(Sorry in all of the pages you do have to wade through the rest of the place names / the rest of the text a bit to find it)
And surely enough 낙랑 would end up being pronounced as Rangnang after you shift the r/n and nasalise the ㄱ. Do people think that is actually correct and what we have on the page is wrong? We have Rakrang-guyŏk (락랑구역; 樂浪區域) at the moment. - KittySaturn 05:17, 2005 Jan 1 (UTC)
- I'm not sure what your suggestion or question was. Do you mean the article should say Rangnang instead of Rakrang? I agree that I'd like to see some sources on the Rakrang pronunciation, and for Amrokkang, while we're at it. I have had a look into SEM'S Reference Grammar of Korean, but I haven't yet found any references on Standard North Korean pronunciation of -ㄱㄹ- and -ㅂㄹ-. The Yale romanisation table says -ngn- and -mn-, but I guess the table simply leaves remarks about NK pronunciation to other sections. – Wikipeditor 13:49, 11 November 2005 (UTC)
- P.S. Could it even be Rangrang? Looking at 독립 tongrip, anything seems possible.
Rangrang confirmed. Wikipeditor
I have reworded the section that claimed that there were no private cars... it's simply not true. Go and have a look, or actually, simply look at the picture already in the article. Wikipedia should not confuse propaganda with facts. Metro0 23:30, 4 Jun 2005 (UTC)
Hmm... Just because cars can be seen, does that mean they are privately owned? One thing would be to say there WHERE no cars, but how can be substansiate that there are no PRIVATE cars? --Konstantin 15:42, 19 Jun 2005 (UTC)
I would have to agree with Konstantin there...The city is obviously renown for its mass propaganda, and you see a very controlled section of it. Most likely governement officials or a cheap trick to make the city appear less cold and menacing than it already is.
There is definitely private vehicle ownership in N.Korea but they belong to government officials and other people who can pull very very much weight with the Government, also there is cars in ownership of people who are there doing humanitarian work there, a I read once a joke went that once they have to leave the city at the order of the N.Korea government the handful of cars that would go back onto the market would create a saturated market from the expolsion of for sale cars. —Preceding unsigned comment added by 18.104.22.168 (talk) 16:53, 16 March 2010 (UTC)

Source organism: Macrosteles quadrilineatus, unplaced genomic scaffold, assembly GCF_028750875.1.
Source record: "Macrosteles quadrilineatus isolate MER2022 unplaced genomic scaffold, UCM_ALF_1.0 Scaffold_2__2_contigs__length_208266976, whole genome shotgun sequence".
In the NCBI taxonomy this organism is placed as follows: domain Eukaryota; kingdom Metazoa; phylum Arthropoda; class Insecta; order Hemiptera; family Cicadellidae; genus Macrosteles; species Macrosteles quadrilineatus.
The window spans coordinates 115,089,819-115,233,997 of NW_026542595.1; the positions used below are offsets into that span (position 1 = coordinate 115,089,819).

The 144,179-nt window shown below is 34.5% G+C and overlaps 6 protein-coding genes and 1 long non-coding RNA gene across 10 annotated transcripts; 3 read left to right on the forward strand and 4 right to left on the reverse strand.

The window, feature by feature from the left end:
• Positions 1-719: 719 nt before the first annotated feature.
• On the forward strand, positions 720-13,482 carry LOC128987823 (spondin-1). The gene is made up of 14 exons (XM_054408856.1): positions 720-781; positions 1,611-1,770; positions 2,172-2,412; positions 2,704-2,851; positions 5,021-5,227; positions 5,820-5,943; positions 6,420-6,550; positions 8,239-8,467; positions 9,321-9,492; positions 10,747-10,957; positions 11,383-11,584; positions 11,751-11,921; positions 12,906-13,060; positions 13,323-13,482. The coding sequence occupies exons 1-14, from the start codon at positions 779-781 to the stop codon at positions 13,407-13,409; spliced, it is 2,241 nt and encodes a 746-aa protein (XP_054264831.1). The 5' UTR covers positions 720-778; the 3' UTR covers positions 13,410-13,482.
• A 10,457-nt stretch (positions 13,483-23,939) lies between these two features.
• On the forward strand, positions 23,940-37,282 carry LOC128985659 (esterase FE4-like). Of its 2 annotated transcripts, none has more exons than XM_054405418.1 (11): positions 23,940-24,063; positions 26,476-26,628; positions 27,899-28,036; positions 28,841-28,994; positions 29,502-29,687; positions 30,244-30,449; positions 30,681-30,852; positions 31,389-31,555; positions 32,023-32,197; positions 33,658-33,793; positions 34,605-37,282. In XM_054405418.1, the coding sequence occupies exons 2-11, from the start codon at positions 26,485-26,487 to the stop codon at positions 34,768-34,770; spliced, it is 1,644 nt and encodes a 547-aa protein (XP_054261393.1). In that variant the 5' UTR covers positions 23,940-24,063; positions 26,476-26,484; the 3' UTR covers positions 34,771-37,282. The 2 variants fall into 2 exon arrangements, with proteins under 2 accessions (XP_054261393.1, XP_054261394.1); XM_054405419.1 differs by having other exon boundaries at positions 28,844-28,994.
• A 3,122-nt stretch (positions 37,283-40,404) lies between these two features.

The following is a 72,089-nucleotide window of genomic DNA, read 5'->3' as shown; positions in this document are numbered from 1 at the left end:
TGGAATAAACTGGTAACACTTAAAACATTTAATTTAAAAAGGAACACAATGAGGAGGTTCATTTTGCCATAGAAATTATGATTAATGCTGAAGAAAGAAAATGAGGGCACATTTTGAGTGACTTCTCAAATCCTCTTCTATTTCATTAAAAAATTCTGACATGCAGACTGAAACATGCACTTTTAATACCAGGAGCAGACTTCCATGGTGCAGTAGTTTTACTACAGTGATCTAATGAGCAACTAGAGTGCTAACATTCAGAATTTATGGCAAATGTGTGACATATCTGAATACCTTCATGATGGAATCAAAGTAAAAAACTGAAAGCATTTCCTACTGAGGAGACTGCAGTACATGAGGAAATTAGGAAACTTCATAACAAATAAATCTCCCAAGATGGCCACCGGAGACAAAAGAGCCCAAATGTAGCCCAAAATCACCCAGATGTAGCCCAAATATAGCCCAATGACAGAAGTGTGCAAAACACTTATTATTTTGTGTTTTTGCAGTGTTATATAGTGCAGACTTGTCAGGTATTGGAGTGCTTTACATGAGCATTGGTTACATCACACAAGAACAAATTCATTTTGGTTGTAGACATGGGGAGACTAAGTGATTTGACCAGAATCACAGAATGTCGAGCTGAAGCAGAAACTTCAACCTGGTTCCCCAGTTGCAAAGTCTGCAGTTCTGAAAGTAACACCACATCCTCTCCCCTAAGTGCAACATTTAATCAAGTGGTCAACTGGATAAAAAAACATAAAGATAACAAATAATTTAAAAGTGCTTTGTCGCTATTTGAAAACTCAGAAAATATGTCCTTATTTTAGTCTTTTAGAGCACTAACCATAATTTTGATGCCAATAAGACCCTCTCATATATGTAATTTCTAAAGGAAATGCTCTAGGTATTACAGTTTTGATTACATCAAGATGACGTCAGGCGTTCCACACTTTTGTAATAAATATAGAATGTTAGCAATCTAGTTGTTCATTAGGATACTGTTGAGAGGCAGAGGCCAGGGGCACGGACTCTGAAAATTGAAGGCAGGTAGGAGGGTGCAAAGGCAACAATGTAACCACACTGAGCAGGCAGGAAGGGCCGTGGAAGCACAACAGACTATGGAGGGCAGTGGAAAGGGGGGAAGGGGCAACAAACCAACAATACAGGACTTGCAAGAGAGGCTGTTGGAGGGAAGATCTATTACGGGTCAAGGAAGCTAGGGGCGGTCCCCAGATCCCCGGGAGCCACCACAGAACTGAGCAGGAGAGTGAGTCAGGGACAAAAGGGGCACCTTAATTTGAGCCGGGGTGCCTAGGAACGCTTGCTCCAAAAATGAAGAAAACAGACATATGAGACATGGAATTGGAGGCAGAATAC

- Clearly people cannot resist making propaganda out of simple point. There are few cars on the road, many of these are government/military owned.--Jack Upland (talk) 04:23, 24 February 2013 (UTC)
is it me, or are the external links totally out of place for an encyclopedia entry? one of them talks about how to get male prostitutes in its "night life" section and another is some lame soccer team's trip pictures...half of which are, well, them playing soccer.
- welcome to Wikipedia...so much more than an encyclopedia... —Preceding unsigned comment added by 22.214.171.124 (talk) 08:45, 6 May 2008 (UTC)
God, that image is awful. Even at full resolution, it's hard to see anything. Can anybody find something better? Please? -- Visviva 04:06, 8 Jun 2005 (UTC)
Article moved to Pyeongyang
It seems that the DPRK spells it Pyongyang, (as well as being the most common representation I've seen in English), so it should probably be moved back. Also, it looks like this has been discussed before an the consensus was for Pyongyang.
Can people make up their mind and clean up the mix of Phyŏngyang, Phyongyang and P'yŏngyang? If “P. Directly Governed City” is the name's translation into English, shouldn't it contain the English form (Pyongyang)? Is it spelled “Phyŏngyang Directly Governed City” in an English-language source from North Korea? Wikipeditor 17:25, 16 September 2006 (UTC)
- The user who edited the names to be "Phyongyang", saying that it is "in accordance with North Korean standard romanization", is wrong. Pyongyang is never spelt "Phyongyang", as an exception to the ㅍ = Ph rule. All official sources write "Pyongyang" only. There is therefore no reason to use either Phyŏngyang or Phyongyang. -- 126.96.36.199 06:00, 28 September 2006 (UTC)